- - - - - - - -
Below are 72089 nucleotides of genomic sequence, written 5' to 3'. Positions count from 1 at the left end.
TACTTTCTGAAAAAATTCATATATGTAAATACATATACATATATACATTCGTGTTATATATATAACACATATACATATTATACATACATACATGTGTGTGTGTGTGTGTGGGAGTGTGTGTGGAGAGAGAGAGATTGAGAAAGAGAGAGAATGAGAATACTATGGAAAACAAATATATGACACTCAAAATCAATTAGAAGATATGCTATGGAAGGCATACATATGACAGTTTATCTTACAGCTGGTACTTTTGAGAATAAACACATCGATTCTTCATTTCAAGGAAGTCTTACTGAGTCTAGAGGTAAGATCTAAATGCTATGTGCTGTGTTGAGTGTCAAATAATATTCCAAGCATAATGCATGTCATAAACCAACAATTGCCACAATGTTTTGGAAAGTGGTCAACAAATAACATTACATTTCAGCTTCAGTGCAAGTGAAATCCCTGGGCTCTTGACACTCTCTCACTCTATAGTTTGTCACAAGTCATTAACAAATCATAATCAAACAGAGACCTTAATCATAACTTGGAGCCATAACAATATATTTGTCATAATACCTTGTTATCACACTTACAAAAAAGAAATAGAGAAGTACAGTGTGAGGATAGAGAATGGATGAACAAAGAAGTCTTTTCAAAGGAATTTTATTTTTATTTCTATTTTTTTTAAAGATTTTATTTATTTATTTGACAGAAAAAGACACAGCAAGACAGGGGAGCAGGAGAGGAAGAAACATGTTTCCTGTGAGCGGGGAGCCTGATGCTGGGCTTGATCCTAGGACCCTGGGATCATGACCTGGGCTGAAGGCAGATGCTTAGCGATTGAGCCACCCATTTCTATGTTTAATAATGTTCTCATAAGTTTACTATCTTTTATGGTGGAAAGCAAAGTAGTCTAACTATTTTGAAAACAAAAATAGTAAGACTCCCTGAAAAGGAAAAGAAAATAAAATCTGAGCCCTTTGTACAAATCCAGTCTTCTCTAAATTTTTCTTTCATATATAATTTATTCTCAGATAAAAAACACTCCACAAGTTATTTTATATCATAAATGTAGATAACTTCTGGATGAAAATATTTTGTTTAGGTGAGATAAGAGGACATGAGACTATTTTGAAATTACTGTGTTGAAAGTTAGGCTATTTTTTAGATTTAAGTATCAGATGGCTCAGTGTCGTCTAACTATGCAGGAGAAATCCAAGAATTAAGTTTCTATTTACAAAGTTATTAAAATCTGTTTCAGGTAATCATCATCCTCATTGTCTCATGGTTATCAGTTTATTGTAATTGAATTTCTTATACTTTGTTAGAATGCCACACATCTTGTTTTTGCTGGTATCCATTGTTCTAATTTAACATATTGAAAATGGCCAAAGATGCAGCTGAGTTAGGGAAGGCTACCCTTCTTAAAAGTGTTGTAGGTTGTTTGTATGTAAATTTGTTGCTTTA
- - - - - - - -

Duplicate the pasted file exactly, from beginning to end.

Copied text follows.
Below are 72089 nucleotides of genomic sequence, written 5' to 3'. Positions count from 1 at the left end.
TACTTTCTGAAAAAATTCATATATGTAAATACATATACATATATACATTCGTGTTATATATATAACACATATACATATTATACATACATACATGTGTGTGTGTGTGTGTGGGAGTGTGTGTGGAGAGAGAGAGATTGAGAAAGAGAGAGAATGAGAATACTATGGAAAACAAATATATGACACTCAAAATCAATTAGAAGATATGCTATGGAAGGCATACATATGACAGTTTATCTTACAGCTGGTACTTTTGAGAATAAACACATCGATTCTTCATTTCAAGGAAGTCTTACTGAGTCTAGAGGTAAGATCTAAATGCTATGTGCTGTGTTGAGTGTCAAATAATATTCCAAGCATAATGCATGTCATAAACCAACAATTGCCACAATGTTTTGGAAAGTGGTCAACAAATAACATTACATTTCAGCTTCAGTGCAAGTGAAATCCCTGGGCTCTTGACACTCTCTCACTCTATAGTTTGTCACAAGTCATTAACAAATCATAATCAAACAGAGACCTTAATCATAACTTGGAGCCATAACAATATATTTGTCATAATACCTTGTTATCACACTTACAAAAAAGAAATAGAGAAGTACAGTGTGAGGATAGAGAATGGATGAACAAAGAAGTCTTTTCAAAGGAATTTTATTTTTATTTCTATTTTTTTTAAAGATTTTATTTATTTATTTGACAGAAAAAGACACAGCAAGACAGGGGAGCAGGAGAGGAAGAAACATGTTTCCTGTGAGCGGGGAGCCTGATGCTGGGCTTGATCCTAGGACCCTGGGATCATGACCTGGGCTGAAGGCAGATGCTTAGCGATTGAGCCACCCATTTCTATGTTTAATAATGTTCTCATAAGTTTACTATCTTTTATGGTGGAAAGCAAAGTAGTCTAACTATTTTGAAAACAAAAATAGTAAGACTCCCTGAAAAGGAAAAGAAAATAAAATCTGAGCCCTTTGTACAAATCCAGTCTTCTCTAAATTTTTCTTTCATATATAATTTATTCTCAGATAAAAAACACTCCACAAGTTATTTTATATCATAAATGTAGATAACTTCTGGATGAAAATATTTTGTTTAGGTGAGATAAGAGGACATGAGACTATTTTGAAATTACTGTGTTGAAAGTTAGGCTATTTTTTAGATTTAAGTATCAGATGGCTCAGTGTCGTCTAACTATGCAGGAGAAATCCAAGAATTAAGTTTCTATTTACAAAGTTATTAAAATCTGTTTCAGGTAATCATCATCCTCATTGTCTCATGGTTATCAGTTTATTGTAATTGAATTTCTTATACTTTGTTAGAATGCCACACATCTTGTTTTTGCTGGTATCCATTGTTCTAATTTAACATATTGAAAATGGCCAAAGATGCAGCTGAGTTAGGGAAGGCTACCCTTCTTAAAAGTGTTGTAGGTTGTTTGTATGTAAATTTGTTGCTTTA